Marijuana LitigationThis is the first administrative appeal we’ve covered in Canna Case Summaries, and it comes to us from Massachusetts.

In 2008, Massachusetts voters decriminalized the possession of small amounts of marijuana. Massachusetts then became the eighteenth state to legalize medical marijuana when its voters passed a ballot initiative in 2012. 105 CMR 725.000, et seq. sets forth the regulations governing Massachusetts’s medical marijuana program and entrepreneurs.

James Willis is a dispensary agent for New England Treatment Access, Inc. (NETA), a state-registered dispensary. NETA ran a background check on Mr. Willis before accepting him as a member of its cultivation team (as required by Massachusetts state law for any dispensary agent). That background check revealed Mr. Willis had been “convicted of a marijuana crime that occurred in 1998.” Based on that 1998 conviction for possession and manufacturing cannabis, the Massachusetts Department of Public Health (“The Department”) (the agency that oversees the state’s medical marijuana program) sought to suspend and revoke Mr. Willis’s dispensary agent registration for alleged violations of state medical marijuana regulations. Mr. Willis appealed The Department’s summary suspension and proposed revocation of his dispensary agent registration to the Division of Administrative Law Appeals.

The Department then moved for summary judgment against Mr. Willis based on his alleged violations of various Massachusetts regulations, and also moved to dismiss Mr. Willis’s appeal as moot. Mr. Willis cross-motioned for summary judgment. The Administrative Magistrate, Kenneth Bresler, denied both of The Department’s motions and partially granted Mr. Willis’s summary judgment motion.

An administrative magistrate may “decide a case summarily if ‘there is no genuine issue of fact relating to all or part of a claim.'” 801 CMR 1.01(7)(h). And the magistrate may accept hearsay “only if it is the kind of evidence on which reasonable persons are accustomed to rely in the conduct of serious affairs…” G.L. c. 30A, S11(2). Based on the facts, Magistrate Bresler ruled against The Department because he did not have “enough basic facts to write a summary decision …  [he had] some hearsay and no stipulated facts.” Magistrate Bresler wrote in his decision that The Department’s summary judgment motion against Mr. Willis was based on hearsay, not facts, because  its own affidavit regarding Mr. Willis’s prior criminal record was based on NETA’s background check on Mr. Willis:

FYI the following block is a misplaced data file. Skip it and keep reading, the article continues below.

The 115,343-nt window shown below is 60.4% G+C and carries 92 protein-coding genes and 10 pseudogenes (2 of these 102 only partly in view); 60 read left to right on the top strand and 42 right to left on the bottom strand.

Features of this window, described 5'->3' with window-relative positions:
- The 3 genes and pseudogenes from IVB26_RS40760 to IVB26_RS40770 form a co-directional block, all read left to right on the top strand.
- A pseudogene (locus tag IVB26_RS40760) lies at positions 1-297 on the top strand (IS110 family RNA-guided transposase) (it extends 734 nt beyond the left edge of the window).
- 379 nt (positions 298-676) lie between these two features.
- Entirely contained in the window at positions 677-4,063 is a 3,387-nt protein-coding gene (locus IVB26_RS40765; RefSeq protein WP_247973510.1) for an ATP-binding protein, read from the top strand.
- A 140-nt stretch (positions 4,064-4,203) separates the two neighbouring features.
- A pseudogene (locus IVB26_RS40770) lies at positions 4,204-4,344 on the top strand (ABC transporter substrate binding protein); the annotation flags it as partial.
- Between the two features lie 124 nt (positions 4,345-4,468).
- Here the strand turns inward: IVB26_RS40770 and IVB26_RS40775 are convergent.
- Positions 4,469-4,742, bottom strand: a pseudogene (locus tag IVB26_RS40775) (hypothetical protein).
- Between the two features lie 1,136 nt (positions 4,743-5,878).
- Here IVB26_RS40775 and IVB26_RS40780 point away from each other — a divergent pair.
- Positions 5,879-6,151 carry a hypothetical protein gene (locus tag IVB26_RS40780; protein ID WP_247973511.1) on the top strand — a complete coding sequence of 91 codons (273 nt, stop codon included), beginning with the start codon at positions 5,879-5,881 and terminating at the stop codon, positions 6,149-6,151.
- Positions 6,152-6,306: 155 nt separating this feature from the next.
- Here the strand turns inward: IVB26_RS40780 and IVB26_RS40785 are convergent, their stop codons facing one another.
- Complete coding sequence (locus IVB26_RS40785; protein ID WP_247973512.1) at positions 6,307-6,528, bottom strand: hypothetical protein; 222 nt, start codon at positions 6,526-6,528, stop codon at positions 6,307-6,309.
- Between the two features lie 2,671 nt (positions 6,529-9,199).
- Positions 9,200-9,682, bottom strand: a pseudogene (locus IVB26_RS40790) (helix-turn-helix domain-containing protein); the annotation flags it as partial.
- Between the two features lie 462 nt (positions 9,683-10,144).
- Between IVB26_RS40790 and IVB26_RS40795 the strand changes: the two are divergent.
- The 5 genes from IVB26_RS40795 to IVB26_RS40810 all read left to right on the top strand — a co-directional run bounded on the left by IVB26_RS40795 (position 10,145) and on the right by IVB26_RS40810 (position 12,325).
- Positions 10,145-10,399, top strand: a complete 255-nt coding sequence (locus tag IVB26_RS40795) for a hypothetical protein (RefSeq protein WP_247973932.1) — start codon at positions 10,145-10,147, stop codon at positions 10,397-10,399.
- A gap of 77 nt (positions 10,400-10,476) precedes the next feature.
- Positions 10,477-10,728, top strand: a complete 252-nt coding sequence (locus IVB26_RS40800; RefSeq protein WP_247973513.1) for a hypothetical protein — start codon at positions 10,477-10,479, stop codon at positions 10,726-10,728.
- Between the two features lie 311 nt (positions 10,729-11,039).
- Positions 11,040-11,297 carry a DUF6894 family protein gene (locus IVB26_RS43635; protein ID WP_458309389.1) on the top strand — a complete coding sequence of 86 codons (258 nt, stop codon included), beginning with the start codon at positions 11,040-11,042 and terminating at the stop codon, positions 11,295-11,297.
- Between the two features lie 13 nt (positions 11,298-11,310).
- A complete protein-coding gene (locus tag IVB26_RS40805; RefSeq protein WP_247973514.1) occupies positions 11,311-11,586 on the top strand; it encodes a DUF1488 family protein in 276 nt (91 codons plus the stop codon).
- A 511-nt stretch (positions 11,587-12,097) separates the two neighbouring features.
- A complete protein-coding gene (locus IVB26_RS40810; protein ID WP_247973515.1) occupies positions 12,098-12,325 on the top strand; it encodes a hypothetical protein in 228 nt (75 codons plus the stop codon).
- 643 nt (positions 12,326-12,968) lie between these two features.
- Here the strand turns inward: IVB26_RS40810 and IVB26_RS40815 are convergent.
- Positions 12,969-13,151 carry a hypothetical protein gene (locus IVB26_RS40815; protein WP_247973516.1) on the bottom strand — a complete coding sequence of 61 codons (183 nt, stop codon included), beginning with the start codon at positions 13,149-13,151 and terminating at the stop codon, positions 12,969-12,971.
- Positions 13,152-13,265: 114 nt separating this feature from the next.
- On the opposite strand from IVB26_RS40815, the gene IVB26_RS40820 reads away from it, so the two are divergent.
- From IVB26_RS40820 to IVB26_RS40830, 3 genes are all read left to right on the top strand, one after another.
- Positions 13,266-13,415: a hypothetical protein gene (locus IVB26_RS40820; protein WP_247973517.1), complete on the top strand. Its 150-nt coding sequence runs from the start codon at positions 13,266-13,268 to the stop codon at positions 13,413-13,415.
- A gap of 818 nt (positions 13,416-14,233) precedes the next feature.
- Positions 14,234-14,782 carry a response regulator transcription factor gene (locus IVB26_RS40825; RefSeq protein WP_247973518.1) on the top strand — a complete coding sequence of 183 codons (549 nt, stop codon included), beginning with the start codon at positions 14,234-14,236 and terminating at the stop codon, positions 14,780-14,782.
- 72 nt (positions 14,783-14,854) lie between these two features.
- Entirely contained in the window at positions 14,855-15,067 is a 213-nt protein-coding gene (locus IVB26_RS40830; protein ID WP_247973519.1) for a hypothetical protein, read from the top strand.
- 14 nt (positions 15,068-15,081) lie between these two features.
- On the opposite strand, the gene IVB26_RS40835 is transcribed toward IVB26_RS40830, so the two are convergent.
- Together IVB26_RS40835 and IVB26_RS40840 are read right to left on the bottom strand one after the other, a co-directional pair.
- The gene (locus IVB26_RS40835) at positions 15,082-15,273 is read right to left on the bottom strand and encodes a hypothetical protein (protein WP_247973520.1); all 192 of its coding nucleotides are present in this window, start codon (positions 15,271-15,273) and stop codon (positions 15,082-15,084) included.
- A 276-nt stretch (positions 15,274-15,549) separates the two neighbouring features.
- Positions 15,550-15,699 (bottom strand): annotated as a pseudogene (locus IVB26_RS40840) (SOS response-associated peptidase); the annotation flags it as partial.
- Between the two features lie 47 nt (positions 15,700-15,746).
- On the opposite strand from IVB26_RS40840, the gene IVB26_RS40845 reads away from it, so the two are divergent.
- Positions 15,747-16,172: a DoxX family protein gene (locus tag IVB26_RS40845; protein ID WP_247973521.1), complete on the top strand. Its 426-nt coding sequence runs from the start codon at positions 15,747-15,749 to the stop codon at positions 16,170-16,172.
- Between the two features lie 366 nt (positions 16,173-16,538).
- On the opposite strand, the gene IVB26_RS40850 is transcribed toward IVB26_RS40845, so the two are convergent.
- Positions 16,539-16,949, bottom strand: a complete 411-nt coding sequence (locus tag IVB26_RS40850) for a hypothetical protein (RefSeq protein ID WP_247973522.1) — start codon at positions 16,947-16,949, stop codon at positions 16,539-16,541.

Suspending someone’s registration as a dispensary agent is a “serious affair[]” and “reasonable persons” are not “accustomed to rely” on a party’s factual allegations to decide for that party, especially when the party does not have first-hand knowledge of the factual allegations.

Magistrate Bresler not only denied The Department’s motions on the facts, he also denied those motions based on the law.

The Department alleged that while NETA was preparing to submit Mr. Willis’s dispensary agent application to The Department, Mr. Willis emailed NETA “falsehoods” because he allegedly failed to disclose his marijuana criminal conviction to NETA (the “NETA email”). However, the only document before Magistrate Bresler was the criminal background check NETA submitted to The Department as part of Mr. Willis’s dispensary agent application, and it included the marijuana conviction. Magistrate Bresler noted in his ruling that the regulations govern only the dispensary agent application, not the entire application process. In other words, even if Mr. Willis did mislead NETA in the NETA email, it is immaterial since the application to The Department fully disclosed Mr. Willis’s conviction.

The Department also argued that Mr. Willis’s 1998 conviction amounted to distributing cannabis to an “unauthorized person,” as that term is defined under the Medical Use of Marijuana Program. Magistrate Bresler ruled that since the Medical Use of Marijuana Program did not exist in 1998,  its regulations do not apply to Mr. Willis’s conviction. The ruling also states that the regulation prohibiting distributing cannabis to “unauthorized person[s]” applies only after an agent is registered with The Department. Magistrate Bresler also ruled that the regulations do not prevent an individual from becoming a dispensary agent if they have ever sold, given, or distributed marijuana to another person; the regulations simply bar those who have been “convicted of a felony drug offense.”

The Department’s appeal is still pending and we will report back when there is a decision.

Department of Public Health, Medical Use of Marijuana Program v. James Willis, Docket No. PH-15-589.

NOTE: The above is part of our plan to summarize all cannabis civil cases with a published court decision. By civil case, we mean any case that involves cannabis or the cannabis industry that is not a strictly criminal law matter. These cannabis case summaries are intended both to keep you up to date on cannabis laws as interpreted by the courts and also to serve as a resource for anyone conducting cannabis law research. We also will seek to provide key unpublished cannabis law decisions as well, when available.